This study evaluates the effects of student participation in two different educational programs/settings for the gifted, i.e., full time homogeneous classes vs mixed ability classes (with a part-time extension program), on a variety of affective outcome. Data on academic self-concept, test anxiety, achievement motivation, perceptions of giftedness, school attitudes, and satisfaction with school were gathered on a sample of 1020 Israeli gifted elementary school children in grades 4-6. Analyses of the data pointed to a less positive personal-social profile in students partaking in special full-time homogeneous classes, compared to their mainstreamed counterparts, as evidenced by lower evaluative anxiety, higher academic self-concept, and more positive labeling in the former setting. However, compared to their mainstreamed counterparts in mixed ability classes, students in special homogeneous classes for the gifted held more favorable attitudes towards various facets of the school/classroom environment (school atmosphere, level of instruction, teacher-student relations, teacher characteristics) and were also more satisfied with school in general when compared to their gifted counterparts partaking in mixed ability classes. The tradeoff between a more positive perception of the school environment and less effective personal-social adjustment for students in special gifted classes should be given due consideration by program planners and evaluators in any cost-benefit analysis of educational programs for gifted students.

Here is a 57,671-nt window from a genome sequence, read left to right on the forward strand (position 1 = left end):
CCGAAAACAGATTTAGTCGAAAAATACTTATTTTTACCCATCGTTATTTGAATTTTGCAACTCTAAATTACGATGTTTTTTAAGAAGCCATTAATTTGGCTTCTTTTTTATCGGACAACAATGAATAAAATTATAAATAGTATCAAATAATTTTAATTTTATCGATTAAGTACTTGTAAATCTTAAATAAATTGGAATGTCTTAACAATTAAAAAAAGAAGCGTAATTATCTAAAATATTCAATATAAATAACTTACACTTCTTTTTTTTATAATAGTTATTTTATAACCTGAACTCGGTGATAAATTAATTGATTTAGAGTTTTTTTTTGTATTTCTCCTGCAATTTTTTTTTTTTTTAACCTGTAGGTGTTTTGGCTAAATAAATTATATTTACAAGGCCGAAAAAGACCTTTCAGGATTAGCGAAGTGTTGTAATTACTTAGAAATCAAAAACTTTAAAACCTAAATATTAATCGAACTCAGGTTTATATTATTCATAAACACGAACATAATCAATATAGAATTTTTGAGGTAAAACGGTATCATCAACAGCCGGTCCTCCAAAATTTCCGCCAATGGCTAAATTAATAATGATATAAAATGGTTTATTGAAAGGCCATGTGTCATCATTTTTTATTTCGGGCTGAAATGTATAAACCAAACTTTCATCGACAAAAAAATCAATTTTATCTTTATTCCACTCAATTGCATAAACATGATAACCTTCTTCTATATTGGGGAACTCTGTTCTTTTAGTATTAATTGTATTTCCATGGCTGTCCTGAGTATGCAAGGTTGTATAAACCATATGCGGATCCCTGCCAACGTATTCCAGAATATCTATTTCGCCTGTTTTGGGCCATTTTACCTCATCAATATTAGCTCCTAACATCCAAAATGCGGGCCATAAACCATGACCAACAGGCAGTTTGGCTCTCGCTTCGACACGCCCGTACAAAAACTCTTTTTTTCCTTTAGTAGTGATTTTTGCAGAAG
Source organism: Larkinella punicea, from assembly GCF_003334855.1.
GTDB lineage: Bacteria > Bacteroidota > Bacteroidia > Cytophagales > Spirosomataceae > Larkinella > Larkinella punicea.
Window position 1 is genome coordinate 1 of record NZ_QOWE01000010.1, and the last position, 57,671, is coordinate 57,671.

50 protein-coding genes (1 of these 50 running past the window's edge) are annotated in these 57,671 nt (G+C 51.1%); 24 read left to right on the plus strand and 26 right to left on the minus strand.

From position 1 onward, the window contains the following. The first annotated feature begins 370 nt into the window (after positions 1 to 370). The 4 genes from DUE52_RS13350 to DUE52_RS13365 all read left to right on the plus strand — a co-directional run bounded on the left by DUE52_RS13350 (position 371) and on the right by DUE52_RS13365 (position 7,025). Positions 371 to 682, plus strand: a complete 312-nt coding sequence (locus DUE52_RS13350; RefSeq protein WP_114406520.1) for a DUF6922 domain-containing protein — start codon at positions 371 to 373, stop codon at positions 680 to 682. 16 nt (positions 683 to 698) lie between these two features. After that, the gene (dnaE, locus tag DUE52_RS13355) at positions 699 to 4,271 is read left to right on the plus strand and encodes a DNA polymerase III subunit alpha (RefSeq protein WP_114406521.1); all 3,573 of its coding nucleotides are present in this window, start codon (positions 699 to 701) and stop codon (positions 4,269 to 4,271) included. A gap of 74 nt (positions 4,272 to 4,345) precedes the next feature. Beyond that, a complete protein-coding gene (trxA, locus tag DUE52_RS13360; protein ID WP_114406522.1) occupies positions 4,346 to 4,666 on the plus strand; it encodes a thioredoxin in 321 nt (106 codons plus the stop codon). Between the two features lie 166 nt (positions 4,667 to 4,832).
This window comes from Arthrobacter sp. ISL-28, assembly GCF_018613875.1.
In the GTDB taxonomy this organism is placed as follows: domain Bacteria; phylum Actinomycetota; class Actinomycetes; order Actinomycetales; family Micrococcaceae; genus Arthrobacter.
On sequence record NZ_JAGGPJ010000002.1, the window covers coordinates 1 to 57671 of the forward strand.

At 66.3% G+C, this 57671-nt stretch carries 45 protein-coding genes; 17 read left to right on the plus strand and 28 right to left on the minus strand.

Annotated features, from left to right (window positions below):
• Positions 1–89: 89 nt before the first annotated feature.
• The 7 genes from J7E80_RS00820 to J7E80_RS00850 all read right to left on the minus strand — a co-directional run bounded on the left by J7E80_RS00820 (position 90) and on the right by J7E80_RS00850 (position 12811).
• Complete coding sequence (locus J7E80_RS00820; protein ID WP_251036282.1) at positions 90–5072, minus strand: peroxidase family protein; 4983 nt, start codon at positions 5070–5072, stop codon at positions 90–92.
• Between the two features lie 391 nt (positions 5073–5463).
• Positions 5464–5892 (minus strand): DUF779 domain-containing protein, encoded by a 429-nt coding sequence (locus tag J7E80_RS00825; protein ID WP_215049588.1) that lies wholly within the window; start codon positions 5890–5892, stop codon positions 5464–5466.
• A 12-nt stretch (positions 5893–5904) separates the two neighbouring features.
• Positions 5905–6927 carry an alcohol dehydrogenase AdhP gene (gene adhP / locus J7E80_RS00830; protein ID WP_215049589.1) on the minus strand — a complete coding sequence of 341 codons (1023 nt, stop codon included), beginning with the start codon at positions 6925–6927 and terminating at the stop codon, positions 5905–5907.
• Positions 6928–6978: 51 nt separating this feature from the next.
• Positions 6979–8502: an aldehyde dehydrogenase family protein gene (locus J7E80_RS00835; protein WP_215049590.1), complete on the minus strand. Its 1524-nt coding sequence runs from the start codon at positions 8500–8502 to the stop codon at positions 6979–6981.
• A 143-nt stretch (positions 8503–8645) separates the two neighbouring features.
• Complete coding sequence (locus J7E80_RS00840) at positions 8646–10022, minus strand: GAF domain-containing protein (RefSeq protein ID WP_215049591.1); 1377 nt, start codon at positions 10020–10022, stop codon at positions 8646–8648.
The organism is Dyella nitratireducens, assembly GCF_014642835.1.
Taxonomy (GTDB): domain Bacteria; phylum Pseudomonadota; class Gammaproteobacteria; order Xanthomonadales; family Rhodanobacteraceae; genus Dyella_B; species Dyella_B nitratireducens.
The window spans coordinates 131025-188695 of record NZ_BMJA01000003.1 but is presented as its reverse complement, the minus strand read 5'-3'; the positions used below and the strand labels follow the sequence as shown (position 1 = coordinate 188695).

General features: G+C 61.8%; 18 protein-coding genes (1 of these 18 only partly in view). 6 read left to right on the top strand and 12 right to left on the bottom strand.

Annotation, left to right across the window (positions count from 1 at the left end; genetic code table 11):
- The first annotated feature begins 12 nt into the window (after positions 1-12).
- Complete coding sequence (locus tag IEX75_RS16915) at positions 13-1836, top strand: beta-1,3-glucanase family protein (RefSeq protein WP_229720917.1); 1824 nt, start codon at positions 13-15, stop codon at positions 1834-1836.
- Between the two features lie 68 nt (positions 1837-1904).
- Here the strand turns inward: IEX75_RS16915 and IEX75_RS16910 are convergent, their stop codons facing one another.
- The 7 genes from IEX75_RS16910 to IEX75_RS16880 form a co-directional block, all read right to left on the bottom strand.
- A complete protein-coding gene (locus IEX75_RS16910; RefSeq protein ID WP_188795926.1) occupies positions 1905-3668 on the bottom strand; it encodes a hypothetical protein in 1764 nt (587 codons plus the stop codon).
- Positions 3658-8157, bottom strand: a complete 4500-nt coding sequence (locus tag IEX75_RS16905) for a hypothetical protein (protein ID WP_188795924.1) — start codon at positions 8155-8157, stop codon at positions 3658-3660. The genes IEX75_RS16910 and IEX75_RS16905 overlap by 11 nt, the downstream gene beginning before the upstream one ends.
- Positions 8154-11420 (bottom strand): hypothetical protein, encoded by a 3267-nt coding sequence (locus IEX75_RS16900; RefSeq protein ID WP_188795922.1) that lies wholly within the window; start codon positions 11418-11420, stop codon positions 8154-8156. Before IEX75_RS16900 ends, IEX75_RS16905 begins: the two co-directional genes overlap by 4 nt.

ASJC Scopus subject areas
- Business and International Management
- Social Psychology
- Geography, Planning and Development
- Strategy and Management
- Public Health, Environmental and Occupational Health